EUROPE = "EU"
     NORTH_AMERICA = "NA"
     OCEANIA = "OC"
     SOUTH_AND_CENTRAL_AMERICA = "SA"
 ​
 match user:
     case User(admin=False, region=region):
         print(f"This is a customer in {region}")
     case _:
         print("Error: Not a user!")

Now that we’ve got the basics down, what about conditionals in Python switch statements?

The same match and case structure still applies. The only main difference is how you write your conditional after the case keyword.

Here is a quick example of what this looks like:

 match items:
     case [Item() as i1, Item() as i2] if i1.name == i2.name:
         print(f"Discount applied: x2 {i1.name}")
     case [Item(), Item()]:
         print(f"No 2 for 1 deal. Item not the same.")
     case _:
         print("Received something else")

The first part of the conditional is encased around [] to set up the arguments of the conditional. The second part is an if statement that allows you to compare the arguments against each other. If the if condition is met, then the case is executed.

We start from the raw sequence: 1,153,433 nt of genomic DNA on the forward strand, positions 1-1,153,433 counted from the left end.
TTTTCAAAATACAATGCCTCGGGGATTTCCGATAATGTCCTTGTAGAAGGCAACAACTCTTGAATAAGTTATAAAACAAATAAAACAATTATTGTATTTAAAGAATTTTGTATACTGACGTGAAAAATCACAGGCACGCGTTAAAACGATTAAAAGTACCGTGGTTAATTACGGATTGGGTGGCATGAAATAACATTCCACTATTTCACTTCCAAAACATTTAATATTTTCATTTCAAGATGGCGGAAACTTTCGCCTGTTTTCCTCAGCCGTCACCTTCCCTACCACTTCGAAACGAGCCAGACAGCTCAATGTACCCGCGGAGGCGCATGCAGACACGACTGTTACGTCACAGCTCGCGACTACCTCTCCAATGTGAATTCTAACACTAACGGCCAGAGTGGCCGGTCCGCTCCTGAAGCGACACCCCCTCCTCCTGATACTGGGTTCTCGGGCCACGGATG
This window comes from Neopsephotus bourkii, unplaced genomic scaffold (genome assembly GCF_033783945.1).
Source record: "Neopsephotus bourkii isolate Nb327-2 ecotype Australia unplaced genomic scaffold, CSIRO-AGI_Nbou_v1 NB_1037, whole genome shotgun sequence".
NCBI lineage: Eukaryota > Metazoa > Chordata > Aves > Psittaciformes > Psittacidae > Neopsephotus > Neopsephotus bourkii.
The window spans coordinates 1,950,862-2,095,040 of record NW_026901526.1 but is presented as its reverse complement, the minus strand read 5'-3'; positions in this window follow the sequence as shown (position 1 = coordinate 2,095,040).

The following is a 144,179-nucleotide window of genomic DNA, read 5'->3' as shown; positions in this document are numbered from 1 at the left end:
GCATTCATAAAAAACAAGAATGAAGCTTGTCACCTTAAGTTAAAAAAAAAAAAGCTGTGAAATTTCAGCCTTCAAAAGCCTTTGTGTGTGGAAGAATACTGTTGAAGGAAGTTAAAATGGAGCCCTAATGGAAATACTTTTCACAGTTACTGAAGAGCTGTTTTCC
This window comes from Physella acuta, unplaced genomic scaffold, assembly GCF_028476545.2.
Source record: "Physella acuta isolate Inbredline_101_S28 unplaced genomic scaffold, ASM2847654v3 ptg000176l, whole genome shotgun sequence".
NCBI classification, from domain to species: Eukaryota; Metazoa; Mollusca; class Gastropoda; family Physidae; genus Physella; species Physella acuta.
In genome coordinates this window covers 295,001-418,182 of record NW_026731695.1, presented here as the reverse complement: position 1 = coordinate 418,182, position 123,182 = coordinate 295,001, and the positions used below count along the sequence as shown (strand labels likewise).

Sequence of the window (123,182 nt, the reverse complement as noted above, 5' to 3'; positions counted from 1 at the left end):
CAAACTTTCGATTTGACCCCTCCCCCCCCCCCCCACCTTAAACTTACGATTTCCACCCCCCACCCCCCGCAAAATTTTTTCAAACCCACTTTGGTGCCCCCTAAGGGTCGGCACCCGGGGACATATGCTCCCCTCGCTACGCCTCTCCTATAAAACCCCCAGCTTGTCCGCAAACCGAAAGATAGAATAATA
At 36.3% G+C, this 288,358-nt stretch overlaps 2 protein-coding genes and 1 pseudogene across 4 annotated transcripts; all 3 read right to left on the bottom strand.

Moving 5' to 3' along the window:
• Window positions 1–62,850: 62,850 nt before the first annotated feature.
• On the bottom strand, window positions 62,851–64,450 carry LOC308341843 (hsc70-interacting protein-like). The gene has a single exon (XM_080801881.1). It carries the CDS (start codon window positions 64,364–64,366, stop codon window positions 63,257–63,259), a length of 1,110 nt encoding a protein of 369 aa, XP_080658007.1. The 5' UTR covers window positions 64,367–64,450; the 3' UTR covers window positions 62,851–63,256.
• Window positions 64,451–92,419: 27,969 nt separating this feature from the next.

While this may seem like you’re just writing another if-else statement, a switch case structure in Python is much easier to debug in the long run, while also giving you the flexibility to match other cases without the need of an explicit conditional.

Conclusion

While switch statements in Python are still in its experimental testing phase, the expected release date is October 10 2021 — so not too far off. Everyone is expected to migrate out of version 3.9 by mid 2022 as full support for that version is being discontinued.

Overall, pattern matching in Python switch statements is quite easy to understand once you have the syntax and general structure of how it works.

About the author

Aphinya is a full-stack developer specializing in a range of technologies. In addition to contributing regularly on TabNine as a tech writer, she also runs dottedsquirrel.com